SAINTS WITH THORNS

AS WELL AS PRO­DUC­ING BEAU­TI­FUL FLOW­ERS, EUPHORBIA MILII REP­RE­SENTS EIGHT SAINTS WITH POS­I­TIVE FORCES

Life & Style Weekend - - GARDEN - Got a gar­den­ing ques­tion? Email ma­[email protected]­nat­by­ron.com.au GREEN THUMB WORDS: MA­REE CUR­RAN

One of the eas­i­est flow­er­ing pot­ted plants to care for would have to be euphorbia milii, or crown of thorns. This plant from Mada­gas­car is a suc­cu­lent, with stems adapted for wa­ter stor­age. It has vi­cious look­ing thorns on the stems and branches, and flow­ers pro­fusely for most of the year. Colours range from white through pas­tel yel­lows and pinks to vi­brant reds. Euphorbia milii grows quite slowly, and rarely reaches a me­tre in height. Look closely at this plant and you’ll see it has many in­ter­est­ing fea­tures. Its grey-brown stems are not round but have 5-7 sides and many prom­i­nent grey thorns a cou­ple of cen­time­tres long. The leaves are smooth and oval shaped, and range in colour from bright green to grey­ish green. It is very pop­u­lar in Thai­land where it is known as poy­sean (Chi­nese for eight saints), since the orig­i­nal forms typ­i­cally have eight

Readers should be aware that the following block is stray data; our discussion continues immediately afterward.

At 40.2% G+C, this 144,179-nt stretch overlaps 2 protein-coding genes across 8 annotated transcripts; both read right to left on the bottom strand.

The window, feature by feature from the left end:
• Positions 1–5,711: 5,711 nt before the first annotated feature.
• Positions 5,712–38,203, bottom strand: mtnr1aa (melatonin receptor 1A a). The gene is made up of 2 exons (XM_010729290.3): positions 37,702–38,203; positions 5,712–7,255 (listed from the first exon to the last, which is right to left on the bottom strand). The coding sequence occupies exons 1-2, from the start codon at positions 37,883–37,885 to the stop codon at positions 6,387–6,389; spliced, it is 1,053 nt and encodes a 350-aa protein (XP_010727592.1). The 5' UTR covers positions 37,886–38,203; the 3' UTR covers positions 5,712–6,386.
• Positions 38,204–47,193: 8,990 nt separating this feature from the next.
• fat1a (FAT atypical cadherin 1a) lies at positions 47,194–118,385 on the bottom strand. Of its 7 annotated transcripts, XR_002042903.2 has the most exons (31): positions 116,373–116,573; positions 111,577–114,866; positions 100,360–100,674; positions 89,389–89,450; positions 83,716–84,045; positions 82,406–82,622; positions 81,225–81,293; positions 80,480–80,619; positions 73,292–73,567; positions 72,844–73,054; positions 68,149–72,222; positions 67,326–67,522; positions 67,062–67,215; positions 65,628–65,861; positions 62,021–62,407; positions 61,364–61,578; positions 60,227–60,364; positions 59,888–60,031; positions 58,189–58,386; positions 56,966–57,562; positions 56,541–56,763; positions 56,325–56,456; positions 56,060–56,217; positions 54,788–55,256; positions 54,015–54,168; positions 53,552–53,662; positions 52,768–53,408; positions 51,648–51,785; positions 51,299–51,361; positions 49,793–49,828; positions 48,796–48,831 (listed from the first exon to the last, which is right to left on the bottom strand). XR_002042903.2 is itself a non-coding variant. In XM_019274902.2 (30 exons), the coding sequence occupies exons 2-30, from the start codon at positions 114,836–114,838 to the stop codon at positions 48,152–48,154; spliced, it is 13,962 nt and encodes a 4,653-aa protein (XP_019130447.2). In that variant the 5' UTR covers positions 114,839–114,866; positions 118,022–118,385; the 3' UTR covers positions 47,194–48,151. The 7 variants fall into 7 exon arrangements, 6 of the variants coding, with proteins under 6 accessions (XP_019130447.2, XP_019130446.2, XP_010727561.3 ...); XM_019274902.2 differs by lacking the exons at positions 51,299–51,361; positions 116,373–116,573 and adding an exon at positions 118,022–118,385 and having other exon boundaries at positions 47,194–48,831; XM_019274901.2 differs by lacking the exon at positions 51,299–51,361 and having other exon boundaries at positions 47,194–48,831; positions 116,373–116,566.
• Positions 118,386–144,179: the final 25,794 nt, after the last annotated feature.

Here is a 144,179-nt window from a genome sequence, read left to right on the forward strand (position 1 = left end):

flow­ers in each bunch. The eight saints each rep­re­sent a dif­fer­ent force – Health, Brav­ery, Riches, Beauty, Art, In­tel­li­gence, Po­etry and Abil­ity to Over­come Evil. Poy­sean plants are be­lieved to help bring th­ese pos­i­tive forces to the home and its oc­cu­pants. Th­ese plants need a well-drained, warm po­si­tion in full sun. They look great in a pot and can live quite hap­pily in one for sev­eral years since they don’t grow too quickly or too tall. Use a pre­mium pot­ting mix or one for­mu­lated for cac­tuses and suc­cu­lents and make ab­so­lutely sure that the pot can drain freely. If in doubt, add some ex­tra holes to the bot­tom of your pot. If the pot has a saucer, be sure to tip out ex­cess wa­ter, and don’t let the plant sit in wa­ter for any length of time. Once your crown of thorns is es­tab­lished, you won’t have to wa­ter often. In­deed you should al­low the top few cen­time­tres of soil to dry out be­tween wa­ter­ings. Th­ese plants are drought tol­er­ant and it is im­por­tant not to over wa­ter them, par­tic­u­larly in cool weather. They ap­pre­ci­ate a slow re­lease fer­tiliser in spring and late sum­mer. They are rel­a­tively free of pests and dis­eases. Most prob­lems are caused by too much wa­ter and/or in­ad­e­quate drainage. Keep them on the dry side, in plenty of sun, and you’ll be re­warded with a lovely dis­play year-round.

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